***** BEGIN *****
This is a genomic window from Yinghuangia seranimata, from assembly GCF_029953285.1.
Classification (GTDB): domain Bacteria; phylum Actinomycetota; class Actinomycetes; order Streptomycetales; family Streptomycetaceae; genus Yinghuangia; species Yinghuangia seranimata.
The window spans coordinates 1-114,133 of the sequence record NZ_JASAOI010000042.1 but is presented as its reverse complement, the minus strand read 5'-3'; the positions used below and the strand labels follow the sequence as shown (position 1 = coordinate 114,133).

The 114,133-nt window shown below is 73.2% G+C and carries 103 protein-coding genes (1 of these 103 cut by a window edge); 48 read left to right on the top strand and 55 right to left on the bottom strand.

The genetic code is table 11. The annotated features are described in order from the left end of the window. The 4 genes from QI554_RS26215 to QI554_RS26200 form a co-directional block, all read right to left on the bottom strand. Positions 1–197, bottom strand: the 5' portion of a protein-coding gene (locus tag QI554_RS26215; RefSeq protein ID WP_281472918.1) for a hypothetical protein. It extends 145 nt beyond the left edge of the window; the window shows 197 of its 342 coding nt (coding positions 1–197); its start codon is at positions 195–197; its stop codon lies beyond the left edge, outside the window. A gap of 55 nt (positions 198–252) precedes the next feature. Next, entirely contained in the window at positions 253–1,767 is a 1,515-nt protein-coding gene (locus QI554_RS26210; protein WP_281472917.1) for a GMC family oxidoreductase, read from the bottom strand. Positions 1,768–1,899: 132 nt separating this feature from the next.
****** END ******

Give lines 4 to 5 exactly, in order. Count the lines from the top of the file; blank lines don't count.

The 114,133-nt window shown below is 73.2% G+C and carries 103 protein-coding genes (1 of these 103 cut by a window edge); 48 read left to right on the top strand and 55 right to left on the bottom strand.

The genetic code is table 11. The annotated features are described in order from the left end of the window. The 4 genes from QI554_RS26215 to QI554_RS26200 form a co-directional block, all read right to left on the bottom strand. Positions 1–197, bottom strand: the 5' portion of a protein-coding gene (locus tag QI554_RS26215; RefSeq protein ID WP_281472918.1) for a hypothetical protein. It extends 145 nt beyond the left edge of the window; the window shows 197 of its 342 coding nt (coding positions 1–197); its start codon is at positions 195–197; its stop codon lies beyond the left edge, outside the window. A gap of 55 nt (positions 198–252) precedes the next feature. Next, entirely contained in the window at positions 253–1,767 is a 1,515-nt protein-coding gene (locus QI554_RS26210; protein WP_281472917.1) for a GMC family oxidoreductase, read from the bottom strand. Positions 1,768–1,899: 132 nt separating this feature from the next.